Issue 1 |

Obfuscation and clarification: the history of Legal English and what Singapore is doing about it

by on November 14, 2014


It is the day after Valentine’s Day. After hearing your spouse play ‘Call Me Maybe’ for the fiftieth time on repeat at full volume, you finally snap and decide to boil his bones. After the deed is done, panic sets in and you rush to Amanda Slaughter LLP to see your favourite lawyer, Ms Sue Yiu. You moan to Ms Yiu about being a simple person not versed in the law (you once tried to read a few law books before but gave up after a day) and ask her if this will help you in your case. She says to you darkly, “ignorantia juris non excusat”. You squint at her. She repeats herself, this time with an English translation, “ignorance of the law cannot amount to a defence”. You scream out in horror.

It is one of the bedrocks of legal philosophy that ignorance of the law, in most instances, does not allow a person to escape liability. As a general principle, every person is presumed to know what the law is; if not, he has to make reasonable efforts to find out and get himself up to date. This was the compromise that English law came up with in order to prevent persons from claiming that they did not know the law when the surrounding circumstances show that they should have known about it. As a case in point, imagine you see a fluffy tail poking out of your friend’s bag but you choose not to think about the Persian cat that your neighbour was looking for. (Those are grounds for execution in my book.)

However, the task of getting acquainted with the law has been made much more difficult because of the legal profession’s tendency to use archaic and obscure legal jargon, otherwise known as ‘Legalese’ or ‘Legal English’. Much has been said about the impenetrable nature of Legal English. There has consequently been a concerted effort around the world since the 1970s to revamp the language that lawyers use, in order to make it more accessible to the common man on the street. In this regard, I will briefly explore how crafty lawyers conjured up their own mumbo jumbo long ago, and highlight efforts to bring legal language down to earth, with a focus on Singapore.

Brief history of the development of Legal English

The history of Legal English in England follows the development of Middle English (the form of English used from 1066 to 1500s) after the Norman invasion brought with it enormous changes in the English way of life and communication. The influx of Norman French words into the Anglo-Saxon vernacular meant that more often than not, there existed two different words (one Germanic, the other Latinate in origin) for the same or similar concept, both of which were used to prevent confusion in legal situations.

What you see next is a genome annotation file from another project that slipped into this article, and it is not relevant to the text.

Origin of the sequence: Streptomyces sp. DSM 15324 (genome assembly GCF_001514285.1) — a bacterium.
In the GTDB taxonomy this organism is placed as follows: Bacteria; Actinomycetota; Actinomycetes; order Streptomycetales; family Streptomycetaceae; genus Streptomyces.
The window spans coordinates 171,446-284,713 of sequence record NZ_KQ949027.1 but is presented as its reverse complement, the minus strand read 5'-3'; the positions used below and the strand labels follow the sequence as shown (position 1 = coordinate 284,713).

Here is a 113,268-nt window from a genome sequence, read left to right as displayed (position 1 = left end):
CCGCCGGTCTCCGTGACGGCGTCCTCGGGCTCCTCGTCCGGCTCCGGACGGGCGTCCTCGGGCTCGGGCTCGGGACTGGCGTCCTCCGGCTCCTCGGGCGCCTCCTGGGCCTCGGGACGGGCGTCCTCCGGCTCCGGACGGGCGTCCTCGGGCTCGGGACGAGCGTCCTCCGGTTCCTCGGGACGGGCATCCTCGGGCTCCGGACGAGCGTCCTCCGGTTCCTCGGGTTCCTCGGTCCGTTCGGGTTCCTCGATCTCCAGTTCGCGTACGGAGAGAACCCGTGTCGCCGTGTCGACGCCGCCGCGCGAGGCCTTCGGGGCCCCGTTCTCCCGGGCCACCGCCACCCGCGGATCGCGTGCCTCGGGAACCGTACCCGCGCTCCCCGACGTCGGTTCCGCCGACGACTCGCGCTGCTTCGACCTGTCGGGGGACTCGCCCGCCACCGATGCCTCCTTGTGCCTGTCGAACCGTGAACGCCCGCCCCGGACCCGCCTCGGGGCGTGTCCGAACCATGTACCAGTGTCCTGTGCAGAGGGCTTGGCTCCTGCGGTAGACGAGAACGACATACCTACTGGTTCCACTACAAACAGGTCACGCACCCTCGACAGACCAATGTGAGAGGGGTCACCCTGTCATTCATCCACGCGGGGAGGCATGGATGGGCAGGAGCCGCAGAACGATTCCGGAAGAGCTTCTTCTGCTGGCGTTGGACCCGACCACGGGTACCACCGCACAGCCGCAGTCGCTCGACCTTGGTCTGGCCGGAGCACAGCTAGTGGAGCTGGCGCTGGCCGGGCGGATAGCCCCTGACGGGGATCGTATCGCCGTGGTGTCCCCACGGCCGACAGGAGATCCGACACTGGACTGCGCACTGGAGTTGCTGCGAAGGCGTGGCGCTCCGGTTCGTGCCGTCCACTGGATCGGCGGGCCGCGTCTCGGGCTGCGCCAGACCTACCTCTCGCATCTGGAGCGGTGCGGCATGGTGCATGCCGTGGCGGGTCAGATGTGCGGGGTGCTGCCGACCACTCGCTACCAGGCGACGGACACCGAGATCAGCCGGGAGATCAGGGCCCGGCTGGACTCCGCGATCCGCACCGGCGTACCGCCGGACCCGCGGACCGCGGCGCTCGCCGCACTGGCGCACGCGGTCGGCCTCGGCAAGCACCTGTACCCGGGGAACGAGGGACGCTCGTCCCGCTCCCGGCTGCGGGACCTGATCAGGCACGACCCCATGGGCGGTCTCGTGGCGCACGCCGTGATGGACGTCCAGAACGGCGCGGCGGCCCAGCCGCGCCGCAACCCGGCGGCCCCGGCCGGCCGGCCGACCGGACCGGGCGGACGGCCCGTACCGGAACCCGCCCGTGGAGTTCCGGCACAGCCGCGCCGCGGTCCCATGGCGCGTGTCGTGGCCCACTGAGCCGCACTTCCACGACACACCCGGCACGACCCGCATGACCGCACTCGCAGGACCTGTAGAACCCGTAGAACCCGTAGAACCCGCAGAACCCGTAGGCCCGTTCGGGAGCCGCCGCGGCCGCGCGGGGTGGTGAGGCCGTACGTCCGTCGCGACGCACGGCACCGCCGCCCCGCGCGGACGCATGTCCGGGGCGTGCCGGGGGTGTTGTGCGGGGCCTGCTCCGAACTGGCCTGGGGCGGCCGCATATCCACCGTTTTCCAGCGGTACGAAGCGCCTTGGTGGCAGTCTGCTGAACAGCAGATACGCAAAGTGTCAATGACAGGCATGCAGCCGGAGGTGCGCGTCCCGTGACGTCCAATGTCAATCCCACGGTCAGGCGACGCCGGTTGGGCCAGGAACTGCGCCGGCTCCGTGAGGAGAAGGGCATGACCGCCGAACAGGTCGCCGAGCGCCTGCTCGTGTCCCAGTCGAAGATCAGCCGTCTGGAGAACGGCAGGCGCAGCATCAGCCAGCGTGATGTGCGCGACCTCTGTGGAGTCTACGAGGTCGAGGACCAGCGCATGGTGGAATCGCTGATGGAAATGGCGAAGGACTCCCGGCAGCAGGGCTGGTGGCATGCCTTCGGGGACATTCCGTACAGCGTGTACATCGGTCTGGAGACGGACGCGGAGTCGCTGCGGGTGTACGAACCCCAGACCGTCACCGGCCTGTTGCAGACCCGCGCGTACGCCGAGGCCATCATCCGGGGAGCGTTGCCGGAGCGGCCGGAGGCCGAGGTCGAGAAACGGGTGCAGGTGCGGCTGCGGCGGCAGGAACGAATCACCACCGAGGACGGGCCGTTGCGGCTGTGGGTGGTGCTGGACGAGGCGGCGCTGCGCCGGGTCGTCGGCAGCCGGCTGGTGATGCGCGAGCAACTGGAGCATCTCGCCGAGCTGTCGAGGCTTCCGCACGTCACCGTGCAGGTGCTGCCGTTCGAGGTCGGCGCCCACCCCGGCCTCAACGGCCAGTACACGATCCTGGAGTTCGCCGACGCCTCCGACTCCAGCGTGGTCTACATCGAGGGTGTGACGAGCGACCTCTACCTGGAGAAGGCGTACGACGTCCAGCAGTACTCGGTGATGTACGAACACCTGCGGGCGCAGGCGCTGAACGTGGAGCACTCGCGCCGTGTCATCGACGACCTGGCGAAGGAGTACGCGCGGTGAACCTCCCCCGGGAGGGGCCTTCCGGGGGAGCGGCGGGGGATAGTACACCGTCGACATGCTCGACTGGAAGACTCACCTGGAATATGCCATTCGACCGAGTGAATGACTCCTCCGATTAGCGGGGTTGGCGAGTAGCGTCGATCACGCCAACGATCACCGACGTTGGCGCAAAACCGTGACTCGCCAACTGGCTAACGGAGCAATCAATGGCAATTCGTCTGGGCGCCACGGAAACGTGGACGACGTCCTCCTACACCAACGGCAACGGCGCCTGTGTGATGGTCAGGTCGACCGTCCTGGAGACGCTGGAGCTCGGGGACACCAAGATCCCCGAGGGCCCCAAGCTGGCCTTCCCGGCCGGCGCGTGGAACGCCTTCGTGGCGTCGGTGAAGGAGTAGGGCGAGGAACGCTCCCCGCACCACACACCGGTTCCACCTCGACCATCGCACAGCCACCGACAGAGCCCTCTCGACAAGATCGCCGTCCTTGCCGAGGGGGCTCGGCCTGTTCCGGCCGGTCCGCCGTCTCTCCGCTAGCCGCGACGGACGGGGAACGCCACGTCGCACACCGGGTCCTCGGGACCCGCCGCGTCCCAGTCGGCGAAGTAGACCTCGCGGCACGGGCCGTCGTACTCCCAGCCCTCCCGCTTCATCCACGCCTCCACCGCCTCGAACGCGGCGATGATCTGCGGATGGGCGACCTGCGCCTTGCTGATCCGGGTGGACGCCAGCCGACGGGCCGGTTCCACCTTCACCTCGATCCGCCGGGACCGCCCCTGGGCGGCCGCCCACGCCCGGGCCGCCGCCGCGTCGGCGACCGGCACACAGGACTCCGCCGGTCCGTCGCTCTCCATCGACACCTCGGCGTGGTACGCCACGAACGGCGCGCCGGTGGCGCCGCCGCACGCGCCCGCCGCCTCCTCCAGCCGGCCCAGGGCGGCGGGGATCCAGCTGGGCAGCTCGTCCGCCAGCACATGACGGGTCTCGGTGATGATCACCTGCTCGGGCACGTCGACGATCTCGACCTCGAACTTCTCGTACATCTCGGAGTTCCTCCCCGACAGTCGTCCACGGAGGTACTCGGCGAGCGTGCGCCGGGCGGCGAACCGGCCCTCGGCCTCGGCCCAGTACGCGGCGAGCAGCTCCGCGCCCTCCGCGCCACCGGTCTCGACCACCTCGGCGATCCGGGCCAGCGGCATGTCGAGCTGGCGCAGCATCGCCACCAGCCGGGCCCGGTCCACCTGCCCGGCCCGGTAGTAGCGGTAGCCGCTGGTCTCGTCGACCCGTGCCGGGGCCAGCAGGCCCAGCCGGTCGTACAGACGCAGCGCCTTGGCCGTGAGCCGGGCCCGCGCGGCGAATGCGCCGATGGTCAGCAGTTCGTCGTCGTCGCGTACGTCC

The starkest examples of this were in the form of legal doublets, where both the Germanic and Romance terms were put together. ‘Breaking and entering’, ‘aid and abet’ and ‘will and testament’ are just some of the expressions that lawyers used. Legal drafters initially did this to ensure that the concept could be understood by persons of both Anglo-Saxon and Norman origins. Nowadays however, these expressions have acquired specialised meanings and cannot be broken down into their constituent parts. These redundancies in legal language have remained to the present day and are used by lawyers without a second thought.

Another consequence of the Norman invasion was the use of Latin as the language of the courts and for the drafting of statutes (written law). Because Latin was so important to the making of legal arguments which were to be presented to the courts, Latin expressions started to make their way into the English language. For example, in criminal law, the physical element of the crime is termed the actus reus (guilty act) while the mental element is called the mens rea (guilty mind). Similarly, when judges had to decide a case on the basis of doing justice to both parties instead of strict legal rules, they would do it ex aequo et bono (out of equity and good). While English translations of these Latin expressions certainly exist, the conservative nature of the legal profession ensured that these expressions remained in use. This was to preserve the meaning that they had come to embody after hundreds of years of legal jurisprudence under English law, even after English became the sole language of the courts in 1730.